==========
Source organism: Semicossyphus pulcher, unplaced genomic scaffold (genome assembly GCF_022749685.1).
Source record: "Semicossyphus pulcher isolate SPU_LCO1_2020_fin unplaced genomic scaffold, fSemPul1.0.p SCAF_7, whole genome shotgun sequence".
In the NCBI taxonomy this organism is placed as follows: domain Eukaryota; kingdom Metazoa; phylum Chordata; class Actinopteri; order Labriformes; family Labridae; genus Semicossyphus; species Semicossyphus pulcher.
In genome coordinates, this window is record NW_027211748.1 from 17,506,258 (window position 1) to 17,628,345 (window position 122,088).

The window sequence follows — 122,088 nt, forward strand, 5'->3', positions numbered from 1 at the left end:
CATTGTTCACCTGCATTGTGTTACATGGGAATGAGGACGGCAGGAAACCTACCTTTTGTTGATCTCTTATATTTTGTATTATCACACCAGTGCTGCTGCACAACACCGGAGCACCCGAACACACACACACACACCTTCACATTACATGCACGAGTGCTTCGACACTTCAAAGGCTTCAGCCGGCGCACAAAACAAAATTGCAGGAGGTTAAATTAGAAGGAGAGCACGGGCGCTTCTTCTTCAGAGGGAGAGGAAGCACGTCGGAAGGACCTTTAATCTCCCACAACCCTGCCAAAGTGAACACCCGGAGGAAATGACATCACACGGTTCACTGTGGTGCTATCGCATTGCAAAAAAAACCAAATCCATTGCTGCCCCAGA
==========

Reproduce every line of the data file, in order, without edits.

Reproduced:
Source organism: Semicossyphus pulcher, unplaced genomic scaffold (genome assembly GCF_022749685.1).
Source record: "Semicossyphus pulcher isolate SPU_LCO1_2020_fin unplaced genomic scaffold, fSemPul1.0.p SCAF_7, whole genome shotgun sequence".
In the NCBI taxonomy this organism is placed as follows: domain Eukaryota; kingdom Metazoa; phylum Chordata; class Actinopteri; order Labriformes; family Labridae; genus Semicossyphus; species Semicossyphus pulcher.
In genome coordinates, this window is record NW_027211748.1 from 17,506,258 (window position 1) to 17,628,345 (window position 122,088).

The window sequence follows — 122,088 nt, forward strand, 5'->3', positions numbered from 1 at the left end:
CATTGTTCACCTGCATTGTGTTACATGGGAATGAGGACGGCAGGAAACCTACCTTTTGTTGATCTCTTATATTTTGTATTATCACACCAGTGCTGCTGCACAACACCGGAGCACCCGAACACACACACACACACCTTCACATTACATGCACGAGTGCTTCGACACTTCAAAGGCTTCAGCCGGCGCACAAAACAAAATTGCAGGAGGTTAAATTAGAAGGAGAGCACGGGCGCTTCTTCTTCAGAGGGAGAGGAAGCACGTCGGAAGGACCTTTAATCTCCCACAACCCTGCCAAAGTGAACACCCGGAGGAAATGACATCACACGGTTCACTGTGGTGCTATCGCATTGCAAAAAAAACCAAATCCATTGCTGCCCCAGA